Energy generation: This is the supply of energy generated by different energy sources, such as renewables and nuclear power. It also considers the efficiency of energy transport.
Land use & biofuels: This considers how much energy is produced using biomass. It also includes emissions from waste and recycling.
Industry: This sector encompasses Kenya's industrial activity, such its carbon intensity (affected by its energy efficiency and electrification). It also includes the use of carbon capture and storage.
CO2 removal and gases: This sector looks at the contribution to net emission by greenhouse gas capture and conversion technologies as well the production of hydrogen gas.
Residential and commercial buildings: This sector considers how much energy is used to heat or cool buildings, as well as cooking, lighting and heating water.
His team navigated multiple partnerships with NGOs, governmental bodies and companies, many of whom had never been part of a similar project. But the value of this level of granular collaboration was immense, Dr Mwabonje says.
He gives the example of modelling Kenya’s transport sector. Assumptions that work in the Global North do not necessarily apply to other contexts. In the UK, for instance, the use of cars is dominant, but in Kenya, people mostly use public transport, mostly ‘matatus’ (mini buses), two-wheelers or three-wheelers such as cheap, modern motorbikes imported from China or tuk-tuks.
The means of gathering data for these other forms of transport are not nearly as standardised. This is due to the fact that there is often a lack of records or information from which to base estimations.
“Data around those two-wheelers and three-wheelers was quite challenging to obtain,” Dr Mwabonje says, but he knew of another project supported by the UK government that collected vehicular use for energy planning.
Together with the Kenyan team working on modelling the transport sector, he says, “we were able to use part of their data to rewire and recon our own assumptions towards what should be reflected in the Kenyan data.”
Gathering data or making informed proxies for data, where none exists, can only happen with the cooperation of key industrial, non-governmental and state players.
PhD student from the Centre for Environmental Policy (CEP), Victoria Hoare, helped design a framework to engage these stakeholders and facilitate close collaboration.
“There are a lot of limiting factors to engaging with every single stakeholder that you could possibly engage with ever,” Victoria says, “But the important thing is that, once you recognise who your stakeholders could be, you have put the effort in to show that there’s a valid reason as to why they're not being included in the process.”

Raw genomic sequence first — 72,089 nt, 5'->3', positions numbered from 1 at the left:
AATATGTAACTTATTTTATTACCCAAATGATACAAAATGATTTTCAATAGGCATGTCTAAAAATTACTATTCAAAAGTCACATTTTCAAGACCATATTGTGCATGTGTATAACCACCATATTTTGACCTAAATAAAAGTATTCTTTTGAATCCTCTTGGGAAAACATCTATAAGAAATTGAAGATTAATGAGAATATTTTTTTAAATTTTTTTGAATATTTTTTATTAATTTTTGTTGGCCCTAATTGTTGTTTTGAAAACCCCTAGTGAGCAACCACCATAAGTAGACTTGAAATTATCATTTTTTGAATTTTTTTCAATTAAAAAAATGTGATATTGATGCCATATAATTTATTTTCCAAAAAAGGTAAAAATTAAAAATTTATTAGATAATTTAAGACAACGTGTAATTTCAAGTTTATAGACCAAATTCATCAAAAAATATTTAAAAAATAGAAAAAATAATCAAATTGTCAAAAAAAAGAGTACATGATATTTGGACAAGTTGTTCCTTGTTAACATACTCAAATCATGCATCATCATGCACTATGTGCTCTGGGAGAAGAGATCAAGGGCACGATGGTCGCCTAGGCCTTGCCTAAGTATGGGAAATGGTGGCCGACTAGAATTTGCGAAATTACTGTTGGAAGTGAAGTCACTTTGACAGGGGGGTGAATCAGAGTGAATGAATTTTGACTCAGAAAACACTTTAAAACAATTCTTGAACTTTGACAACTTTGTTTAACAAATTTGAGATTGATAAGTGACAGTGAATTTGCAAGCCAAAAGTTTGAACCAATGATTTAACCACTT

Co-design takes a lot of care and attention, but it’s a good sanity check because you’re including other expert opinions on the robustness of the calculator.
She says: “I think it's just really about leaning into clarity, transparency, and thoroughness. Co-design takes a lot of care and attention, but it’s a good sanity check because you’re including other expert opinions on the robustness of the calculator.”
Dr Mwabonje thinks that his background has also made the project easier to navigate. “I speak Kiswahili and having grown in Kenya, I understand the intricacy and the dynamics of how to engage people the Kenyan way,” he says.
“The other thing is, once the team we’re working with recognise that, within Imperial, we have a Kenyan within the consortium, then it makes it a lot easier for people to relate. You can see yourself in the other person, so to speak.”
KCERT is also unique not only in the data that it’s built from, but also the simple software it runs from: Microsoft Excel. Dr Mwabonje says that it’s important to have usable models, built with languages that people in the Global South already have a technical background in.
The tools are built on the pillar of transparency. All the assumptions and algorithms that are employed in the calculator are also made freely available in the public domain.
“It’s not just the government and industry strategists – anyone can access them. The whole public can access the calculators and can assume the role of a policy maker for a day looking at how a country is doing in terms of its own carbon reduction planning,” he says, “It's an absolutely vital and very important piece of work.”
The Ministry of Energy in Kenya has fully embraced KCERT, Dr Mwabonje says. There are plans to create training programmes for the government departments, and to adapt the calculator into a My2050 gaming version for high school students and for higher education in the country, targeting undergraduates at Strathmore University, the initial local research partner for the project .
“The tool can help ensure that the children coming into schools gain this level of understanding early, so that as they grow, they understand the importance of planning their lifestyles to protect the environment,” Dr Mwabonje says.
Ensuring that the calculator found impactful uses was important to the team, he says: “Too often, a tool is produced and it ends up on a shelf somewhere and never used, even within the department that created it. Co-creating the calculator alongside local researchers and governments also helped ensure that usability was baked into the design, and also created a level of buy-in from stakeholders.
Off the back of its success, and having learned and grown from working on KCERT 2050, Dr Mwabonje's team is now constructing a similar tool for Nigeria. One of the team’s PhD students, Paisan Sukpanit, has been inspired to help construct a 2050 Calculator for his own home country, Thailand.
“Thailand doesn't have a similar model yet for the country,” Sukpanit says, “In Thailand, they have a model for each sector, so the uniqueness of the calculator is that it’s a single model that captures it all. It would directly support the Thailand's energy policy.”
Dr Mwabonje hopes that the 2050 Calculator programme continues to impact policymakers worldwide, providing key tools that empower national governments to fight climate change. “The key lesson we’ve learnt is to go in as a co-partner, rather than dictating knowledge to people. Build capacity and pass knowledge, and have a downstream partner who is passionate enough to take on the challenge to keep the tool alive and up-to-date going forward.”
Creating a carbon calculator for the Global South
Written by Jacklin Kwan, 2023
This story was published as part of a collection for World Environment Day, profiling the work of researchers at the Centre for Environmental Policy. It highlights the real-world policy work of Imperial's environmental researchers to influence policy and legislation.
- Bird's eye view of Dresden, Germany: Dr Bernd Gross via Wikimedia Commons
- Biggleswade wind farm: BKnight97 via Wikimedia Commons
- Deer in Kenya: Summer Kamal el Deen via Wikimedia Commons
- Tuk-tuk in Kenya: Matt Rudge via Wikimedia Commons